You may have noticed a trend with my previous posts such as the 10-Minute Skillet Pizza and the Vegan Eggplant Lasagna. Perhaps you have become suspicious with my tendency to use a lot of garlic, basil, and oregano in my cooking. (Or you are new to my blog. If so. welcome!)
Here’s why: I am Italian, or rather, half-Italian. Having an Italian parent means I grew up eating and cooking with distinct Italian flair. I can even speak the language! Allow me to demonstrate: Benvenuto! Ciao! Capiche? Spaghettini!
Okay, I don’t really know the language. But you don’t need to speak when your mouth is full of delicious food such as this:
An important thing to keep in mind while cooking Italian food is the quality. Most Italian chefs use few ingredients, allowing the freshness be one of the main flavors in their dishes. Boiling up some dried noodles and opening a jar of marinara sauce may seem authentic to you, but pure-blood Italians would never accept that as a proper spaghetti. Don’t get them started on pasta with ketchup. I’m only half-Italian, and when people say something like, “ketchup or tomato sauce, it’s the same thing,” I become agitated. No, it’s NOT! That’s like saying hazelnuts and Nutella are the same things, because Nutella has hazelnuts in it, right? Wrong! So wrong.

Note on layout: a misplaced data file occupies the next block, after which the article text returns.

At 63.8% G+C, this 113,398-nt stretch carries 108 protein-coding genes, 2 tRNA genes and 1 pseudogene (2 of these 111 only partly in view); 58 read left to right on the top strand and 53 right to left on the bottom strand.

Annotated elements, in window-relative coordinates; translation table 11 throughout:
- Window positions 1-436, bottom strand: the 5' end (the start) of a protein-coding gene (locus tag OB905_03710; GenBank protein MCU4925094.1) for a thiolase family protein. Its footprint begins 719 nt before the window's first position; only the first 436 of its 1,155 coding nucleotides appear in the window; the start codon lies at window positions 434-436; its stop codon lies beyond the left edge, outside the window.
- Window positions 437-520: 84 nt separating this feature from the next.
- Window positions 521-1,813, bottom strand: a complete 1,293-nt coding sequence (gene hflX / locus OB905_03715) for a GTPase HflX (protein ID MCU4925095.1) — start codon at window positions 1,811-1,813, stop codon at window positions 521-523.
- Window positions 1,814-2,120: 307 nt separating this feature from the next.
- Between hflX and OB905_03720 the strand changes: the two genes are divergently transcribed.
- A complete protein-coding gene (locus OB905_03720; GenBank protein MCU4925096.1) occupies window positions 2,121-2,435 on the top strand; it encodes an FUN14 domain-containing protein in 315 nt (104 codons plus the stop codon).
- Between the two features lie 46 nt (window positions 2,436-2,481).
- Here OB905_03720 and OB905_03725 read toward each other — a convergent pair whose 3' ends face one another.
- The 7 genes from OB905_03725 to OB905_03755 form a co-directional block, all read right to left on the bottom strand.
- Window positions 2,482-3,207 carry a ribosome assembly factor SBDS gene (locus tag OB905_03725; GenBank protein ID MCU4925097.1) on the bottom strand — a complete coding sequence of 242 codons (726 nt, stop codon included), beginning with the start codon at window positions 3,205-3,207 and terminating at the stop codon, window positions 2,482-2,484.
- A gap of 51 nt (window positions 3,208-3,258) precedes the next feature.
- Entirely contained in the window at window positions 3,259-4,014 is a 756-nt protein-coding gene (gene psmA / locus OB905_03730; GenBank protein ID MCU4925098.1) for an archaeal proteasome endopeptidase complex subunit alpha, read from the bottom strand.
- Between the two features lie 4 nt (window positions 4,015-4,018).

Back to the point, Italians make their pasta and sauces from scratch. Traditionally, the citizens in Italy would grocery shop every morning to buy food for that day only, so their produce is fresh and of high quality when they eat it. Also, they clearly don’t believe in stocking up for the apocalypse. They are just confident like that.
Moral of the storia: Use fresh produce.
Minestrone is a classic Italian soup, usually filled with beans, vegetables, and sometimes noodles. The recipe below is similar to how my grandmother makes it, with a leafy vegetable called escarole.
This was my first time using escarole to I did some research on this crunchy but slightly bitter leafy plant. One serving of contains 30% of the recommended intake of Vitamin C and 4% of the daily value of iron and calcium. Low in calories, rich in fiber, escarole is a perfect addition to any salad or soup. Who says Italian food can’t be healthy?
- 2 onions, peeled and diced
- 6 garlic cloves, peeled and chopped
- 2 tbsp grapeseed oil
- 10 cups of water
- 2 heads of escarole, washed and sliced into ribbons
- 1 large sweet potato, peeled and diced
- 12 leaves of fresh basil (about two tablespoons), washed and julienned
- 2 19-ounce can of white kidney beans
- 3 sprigs of Italian parsley (about 3 tablespoons), washed and julienned
- 24-ounce can tomato sauce
- Add the oil to the pot and sautee the onions and garlic cloves until golden.
- Add the water and the rest of the ingredients to the pot, cover, and bring to a boil.
- Lower the heat, and simmer for at least 2-3 hours.
- Serve hot with optional cheese and wine, a must-have for every Italian meal.
- Store the cooled soup in glass jars in the fridge.